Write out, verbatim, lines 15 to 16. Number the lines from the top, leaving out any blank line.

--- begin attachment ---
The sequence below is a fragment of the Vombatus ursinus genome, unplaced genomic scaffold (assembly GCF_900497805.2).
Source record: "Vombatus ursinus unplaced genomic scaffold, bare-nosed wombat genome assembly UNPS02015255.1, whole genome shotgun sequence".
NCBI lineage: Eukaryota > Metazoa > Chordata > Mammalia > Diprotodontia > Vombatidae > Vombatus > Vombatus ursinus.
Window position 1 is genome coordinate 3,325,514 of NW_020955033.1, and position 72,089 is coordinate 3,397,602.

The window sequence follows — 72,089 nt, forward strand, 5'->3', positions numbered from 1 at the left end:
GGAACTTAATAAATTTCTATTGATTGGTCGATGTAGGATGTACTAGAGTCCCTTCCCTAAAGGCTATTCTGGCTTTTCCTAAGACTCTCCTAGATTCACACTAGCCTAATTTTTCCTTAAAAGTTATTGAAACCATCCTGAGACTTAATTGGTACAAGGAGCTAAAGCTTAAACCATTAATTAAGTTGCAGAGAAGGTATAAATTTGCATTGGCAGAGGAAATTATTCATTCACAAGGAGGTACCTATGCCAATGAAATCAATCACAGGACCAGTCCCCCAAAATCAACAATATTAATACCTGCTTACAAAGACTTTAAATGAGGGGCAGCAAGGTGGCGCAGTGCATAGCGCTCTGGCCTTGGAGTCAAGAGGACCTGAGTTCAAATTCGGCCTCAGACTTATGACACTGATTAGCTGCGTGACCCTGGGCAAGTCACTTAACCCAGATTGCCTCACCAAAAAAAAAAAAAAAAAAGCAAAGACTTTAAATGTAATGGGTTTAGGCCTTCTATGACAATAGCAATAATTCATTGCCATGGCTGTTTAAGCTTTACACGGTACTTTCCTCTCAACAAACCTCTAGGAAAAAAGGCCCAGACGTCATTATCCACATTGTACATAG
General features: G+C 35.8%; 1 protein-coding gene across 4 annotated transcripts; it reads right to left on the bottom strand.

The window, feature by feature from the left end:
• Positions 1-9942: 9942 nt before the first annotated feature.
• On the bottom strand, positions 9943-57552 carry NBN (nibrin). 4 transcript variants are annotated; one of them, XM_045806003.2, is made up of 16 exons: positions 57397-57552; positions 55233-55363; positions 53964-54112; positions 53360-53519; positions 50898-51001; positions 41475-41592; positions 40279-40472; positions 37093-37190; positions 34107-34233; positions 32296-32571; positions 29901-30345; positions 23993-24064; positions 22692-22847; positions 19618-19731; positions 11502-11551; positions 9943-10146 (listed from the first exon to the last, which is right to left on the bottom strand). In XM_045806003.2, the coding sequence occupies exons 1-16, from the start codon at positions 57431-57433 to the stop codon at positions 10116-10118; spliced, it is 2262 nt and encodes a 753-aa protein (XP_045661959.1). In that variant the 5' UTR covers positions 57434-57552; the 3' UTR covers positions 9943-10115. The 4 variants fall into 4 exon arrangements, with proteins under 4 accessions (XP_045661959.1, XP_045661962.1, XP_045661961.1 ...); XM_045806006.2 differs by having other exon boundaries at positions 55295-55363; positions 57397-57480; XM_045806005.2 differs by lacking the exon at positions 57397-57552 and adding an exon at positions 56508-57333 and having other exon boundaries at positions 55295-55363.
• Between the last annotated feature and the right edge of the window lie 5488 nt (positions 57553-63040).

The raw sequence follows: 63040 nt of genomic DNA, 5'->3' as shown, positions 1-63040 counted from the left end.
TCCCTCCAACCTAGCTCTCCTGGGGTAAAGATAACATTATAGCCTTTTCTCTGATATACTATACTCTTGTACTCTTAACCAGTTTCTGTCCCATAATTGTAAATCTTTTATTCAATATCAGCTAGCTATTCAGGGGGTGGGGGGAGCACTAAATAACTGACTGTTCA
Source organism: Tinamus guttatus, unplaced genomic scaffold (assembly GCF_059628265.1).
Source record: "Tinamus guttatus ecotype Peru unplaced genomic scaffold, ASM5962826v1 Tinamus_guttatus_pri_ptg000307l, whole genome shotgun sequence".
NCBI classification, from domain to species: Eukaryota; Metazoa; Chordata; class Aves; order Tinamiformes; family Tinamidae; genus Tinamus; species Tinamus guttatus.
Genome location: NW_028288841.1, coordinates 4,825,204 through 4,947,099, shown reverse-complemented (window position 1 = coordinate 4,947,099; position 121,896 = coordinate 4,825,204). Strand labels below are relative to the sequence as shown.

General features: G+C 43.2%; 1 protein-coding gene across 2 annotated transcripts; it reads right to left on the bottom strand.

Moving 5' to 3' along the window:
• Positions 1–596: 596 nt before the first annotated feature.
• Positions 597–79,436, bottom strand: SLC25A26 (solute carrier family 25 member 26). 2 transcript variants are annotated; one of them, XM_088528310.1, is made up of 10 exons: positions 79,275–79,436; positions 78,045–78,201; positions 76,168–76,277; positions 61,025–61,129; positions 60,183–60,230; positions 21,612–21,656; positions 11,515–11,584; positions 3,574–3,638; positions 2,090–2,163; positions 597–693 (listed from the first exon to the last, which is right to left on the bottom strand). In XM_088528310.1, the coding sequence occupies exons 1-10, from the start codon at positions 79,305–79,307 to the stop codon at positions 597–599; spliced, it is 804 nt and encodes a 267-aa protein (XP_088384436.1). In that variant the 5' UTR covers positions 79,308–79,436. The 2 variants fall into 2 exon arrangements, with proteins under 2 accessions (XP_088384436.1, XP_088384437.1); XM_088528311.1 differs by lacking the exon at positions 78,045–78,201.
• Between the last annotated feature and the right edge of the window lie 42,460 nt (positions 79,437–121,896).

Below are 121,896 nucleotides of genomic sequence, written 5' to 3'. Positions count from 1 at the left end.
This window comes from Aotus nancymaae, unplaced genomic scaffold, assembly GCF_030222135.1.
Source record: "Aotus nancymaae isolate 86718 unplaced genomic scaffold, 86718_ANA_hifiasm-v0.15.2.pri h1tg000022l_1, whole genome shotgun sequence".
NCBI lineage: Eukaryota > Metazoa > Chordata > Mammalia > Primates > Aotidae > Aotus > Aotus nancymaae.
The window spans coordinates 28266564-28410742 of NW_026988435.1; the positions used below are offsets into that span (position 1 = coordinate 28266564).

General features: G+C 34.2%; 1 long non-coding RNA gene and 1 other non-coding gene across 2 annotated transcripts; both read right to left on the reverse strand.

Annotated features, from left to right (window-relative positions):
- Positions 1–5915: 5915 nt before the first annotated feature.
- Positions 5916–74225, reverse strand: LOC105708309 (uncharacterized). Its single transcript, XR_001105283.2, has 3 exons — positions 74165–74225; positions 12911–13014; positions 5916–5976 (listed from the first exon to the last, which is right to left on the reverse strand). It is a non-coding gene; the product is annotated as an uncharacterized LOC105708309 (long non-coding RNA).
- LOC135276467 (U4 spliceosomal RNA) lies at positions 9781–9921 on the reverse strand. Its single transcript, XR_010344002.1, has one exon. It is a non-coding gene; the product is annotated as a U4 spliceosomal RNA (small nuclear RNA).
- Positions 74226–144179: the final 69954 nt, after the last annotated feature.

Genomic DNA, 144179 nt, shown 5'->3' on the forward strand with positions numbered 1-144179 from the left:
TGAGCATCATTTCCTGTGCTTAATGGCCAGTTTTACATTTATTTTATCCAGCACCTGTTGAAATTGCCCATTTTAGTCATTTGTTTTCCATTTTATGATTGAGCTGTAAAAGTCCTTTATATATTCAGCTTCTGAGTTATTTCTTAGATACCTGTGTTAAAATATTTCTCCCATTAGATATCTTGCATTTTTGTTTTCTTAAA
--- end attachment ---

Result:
Source record: "Tinamus guttatus ecotype Peru unplaced genomic scaffold, ASM5962826v1 Tinamus_guttatus_pri_ptg000307l, whole genome shotgun sequence".
NCBI classification, from domain to species: Eukaryota; Metazoa; Chordata; class Aves; order Tinamiformes; family Tinamidae; genus Tinamus; species Tinamus guttatus.